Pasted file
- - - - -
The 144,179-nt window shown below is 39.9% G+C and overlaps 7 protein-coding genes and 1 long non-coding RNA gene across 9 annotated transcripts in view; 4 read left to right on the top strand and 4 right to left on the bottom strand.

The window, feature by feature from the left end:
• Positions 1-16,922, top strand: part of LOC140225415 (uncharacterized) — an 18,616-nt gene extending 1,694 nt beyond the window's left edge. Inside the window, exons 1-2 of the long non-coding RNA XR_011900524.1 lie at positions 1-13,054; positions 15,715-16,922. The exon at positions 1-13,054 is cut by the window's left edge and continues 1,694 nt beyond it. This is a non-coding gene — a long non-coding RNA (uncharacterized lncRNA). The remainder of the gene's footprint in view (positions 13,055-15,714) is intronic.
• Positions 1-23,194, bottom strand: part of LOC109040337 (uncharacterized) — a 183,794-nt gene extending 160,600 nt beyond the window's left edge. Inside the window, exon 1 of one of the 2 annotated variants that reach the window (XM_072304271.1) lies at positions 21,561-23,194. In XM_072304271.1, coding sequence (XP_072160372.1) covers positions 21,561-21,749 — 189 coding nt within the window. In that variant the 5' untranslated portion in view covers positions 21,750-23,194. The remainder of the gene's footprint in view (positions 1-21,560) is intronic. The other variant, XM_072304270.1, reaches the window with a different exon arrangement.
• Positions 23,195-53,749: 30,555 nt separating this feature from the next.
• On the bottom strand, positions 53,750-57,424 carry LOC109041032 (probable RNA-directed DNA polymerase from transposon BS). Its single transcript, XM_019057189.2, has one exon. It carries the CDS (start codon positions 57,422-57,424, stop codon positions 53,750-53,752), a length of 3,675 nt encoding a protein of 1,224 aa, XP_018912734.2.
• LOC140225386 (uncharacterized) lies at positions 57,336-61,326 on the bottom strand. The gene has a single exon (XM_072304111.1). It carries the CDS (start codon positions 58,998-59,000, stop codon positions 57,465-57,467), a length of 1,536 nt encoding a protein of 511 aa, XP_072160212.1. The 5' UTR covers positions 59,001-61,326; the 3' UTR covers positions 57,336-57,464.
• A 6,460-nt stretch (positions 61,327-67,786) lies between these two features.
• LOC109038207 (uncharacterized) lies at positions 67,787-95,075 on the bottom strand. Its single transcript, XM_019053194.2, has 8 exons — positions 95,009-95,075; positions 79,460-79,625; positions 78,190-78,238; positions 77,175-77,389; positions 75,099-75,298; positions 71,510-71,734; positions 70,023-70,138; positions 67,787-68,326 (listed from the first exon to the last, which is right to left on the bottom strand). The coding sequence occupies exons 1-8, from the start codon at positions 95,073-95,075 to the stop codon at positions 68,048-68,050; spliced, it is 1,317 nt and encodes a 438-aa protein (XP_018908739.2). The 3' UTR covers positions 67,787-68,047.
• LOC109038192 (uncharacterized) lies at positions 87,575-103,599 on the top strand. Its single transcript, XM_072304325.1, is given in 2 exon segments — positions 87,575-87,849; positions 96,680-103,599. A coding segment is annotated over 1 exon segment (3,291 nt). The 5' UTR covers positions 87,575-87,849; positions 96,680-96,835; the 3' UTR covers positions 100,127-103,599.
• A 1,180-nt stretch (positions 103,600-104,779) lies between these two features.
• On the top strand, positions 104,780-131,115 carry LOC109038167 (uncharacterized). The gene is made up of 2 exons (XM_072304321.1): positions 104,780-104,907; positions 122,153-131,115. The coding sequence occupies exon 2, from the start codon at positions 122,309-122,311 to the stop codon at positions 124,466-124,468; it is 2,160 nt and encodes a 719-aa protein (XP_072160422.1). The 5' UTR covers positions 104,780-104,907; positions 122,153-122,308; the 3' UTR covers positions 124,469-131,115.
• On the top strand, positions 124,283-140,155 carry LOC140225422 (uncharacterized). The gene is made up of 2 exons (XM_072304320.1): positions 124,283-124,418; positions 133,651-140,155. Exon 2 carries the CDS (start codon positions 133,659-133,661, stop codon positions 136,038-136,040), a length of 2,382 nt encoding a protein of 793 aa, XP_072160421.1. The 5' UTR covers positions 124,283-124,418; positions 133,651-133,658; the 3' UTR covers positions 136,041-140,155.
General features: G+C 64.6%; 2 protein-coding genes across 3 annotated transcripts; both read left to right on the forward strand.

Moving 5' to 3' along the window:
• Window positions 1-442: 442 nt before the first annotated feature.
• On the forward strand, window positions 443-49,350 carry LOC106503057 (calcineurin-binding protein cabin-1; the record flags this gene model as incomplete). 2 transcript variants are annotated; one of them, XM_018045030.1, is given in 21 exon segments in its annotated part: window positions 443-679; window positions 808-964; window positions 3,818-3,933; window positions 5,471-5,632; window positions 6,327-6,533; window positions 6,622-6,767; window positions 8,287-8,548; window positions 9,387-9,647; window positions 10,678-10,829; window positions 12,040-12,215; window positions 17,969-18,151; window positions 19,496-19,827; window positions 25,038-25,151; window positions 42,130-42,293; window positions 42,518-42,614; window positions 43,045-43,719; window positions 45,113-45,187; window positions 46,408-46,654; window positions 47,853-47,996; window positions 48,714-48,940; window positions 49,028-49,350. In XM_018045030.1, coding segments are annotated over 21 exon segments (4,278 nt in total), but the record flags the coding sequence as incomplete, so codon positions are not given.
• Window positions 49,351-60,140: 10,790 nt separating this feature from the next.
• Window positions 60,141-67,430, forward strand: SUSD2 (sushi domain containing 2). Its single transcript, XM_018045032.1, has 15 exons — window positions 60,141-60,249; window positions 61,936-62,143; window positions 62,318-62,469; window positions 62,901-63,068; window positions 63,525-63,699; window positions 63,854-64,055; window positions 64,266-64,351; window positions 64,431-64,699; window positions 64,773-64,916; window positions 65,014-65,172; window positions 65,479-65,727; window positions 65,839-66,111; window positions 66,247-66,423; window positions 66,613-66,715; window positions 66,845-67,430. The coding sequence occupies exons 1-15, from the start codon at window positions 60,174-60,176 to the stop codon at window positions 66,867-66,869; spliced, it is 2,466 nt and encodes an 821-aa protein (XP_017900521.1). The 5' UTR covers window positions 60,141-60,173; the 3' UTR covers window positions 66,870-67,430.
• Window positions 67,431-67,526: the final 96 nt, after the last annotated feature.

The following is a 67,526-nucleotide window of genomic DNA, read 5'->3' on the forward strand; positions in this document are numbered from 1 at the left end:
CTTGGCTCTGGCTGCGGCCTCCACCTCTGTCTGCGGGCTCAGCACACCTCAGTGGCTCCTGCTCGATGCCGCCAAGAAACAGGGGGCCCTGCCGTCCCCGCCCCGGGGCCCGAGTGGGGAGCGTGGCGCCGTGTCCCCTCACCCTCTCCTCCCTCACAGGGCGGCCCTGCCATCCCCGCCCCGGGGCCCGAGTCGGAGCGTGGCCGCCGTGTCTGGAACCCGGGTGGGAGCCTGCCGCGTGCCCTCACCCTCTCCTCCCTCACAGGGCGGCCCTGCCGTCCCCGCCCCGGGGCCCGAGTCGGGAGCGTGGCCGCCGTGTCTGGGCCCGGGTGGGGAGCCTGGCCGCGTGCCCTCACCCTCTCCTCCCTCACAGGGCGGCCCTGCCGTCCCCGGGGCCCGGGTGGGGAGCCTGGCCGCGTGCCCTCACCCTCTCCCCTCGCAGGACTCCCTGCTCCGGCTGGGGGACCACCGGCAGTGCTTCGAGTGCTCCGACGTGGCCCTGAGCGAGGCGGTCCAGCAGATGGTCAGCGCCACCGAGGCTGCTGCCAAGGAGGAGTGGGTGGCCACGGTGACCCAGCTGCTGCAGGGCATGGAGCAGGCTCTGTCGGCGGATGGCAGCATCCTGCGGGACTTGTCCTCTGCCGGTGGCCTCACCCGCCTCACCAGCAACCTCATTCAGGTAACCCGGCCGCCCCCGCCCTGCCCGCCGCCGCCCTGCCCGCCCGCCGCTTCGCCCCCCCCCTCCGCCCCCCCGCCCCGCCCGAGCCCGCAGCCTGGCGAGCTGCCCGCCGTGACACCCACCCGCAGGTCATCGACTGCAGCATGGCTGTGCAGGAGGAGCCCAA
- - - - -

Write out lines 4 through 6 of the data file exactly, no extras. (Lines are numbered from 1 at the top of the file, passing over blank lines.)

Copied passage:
• Positions 1-23,194, bottom strand: part of LOC109040337 (uncharacterized) — a 183,794-nt gene extending 160,600 nt beyond the window's left edge. Inside the window, exon 1 of one of the 2 annotated variants that reach the window (XM_072304271.1) lies at positions 21,561-23,194. In XM_072304271.1, coding sequence (XP_072160372.1) covers positions 21,561-21,749 — 189 coding nt within the window. In that variant the 5' untranslated portion in view covers positions 21,750-23,194. The remainder of the gene's footprint in view (positions 1-21,560) is intronic. The other variant, XM_072304270.1, reaches the window with a different exon arrangement.
• Positions 23,195-53,749: 30,555 nt separating this feature from the next.
• On the bottom strand, positions 53,750-57,424 carry LOC109041032 (probable RNA-directed DNA polymerase from transposon BS). Its single transcript, XM_019057189.2, has one exon. It carries the CDS (start codon positions 57,422-57,424, stop codon positions 53,750-53,752), a length of 3,675 nt encoding a protein of 1,224 aa, XP_018912734.2.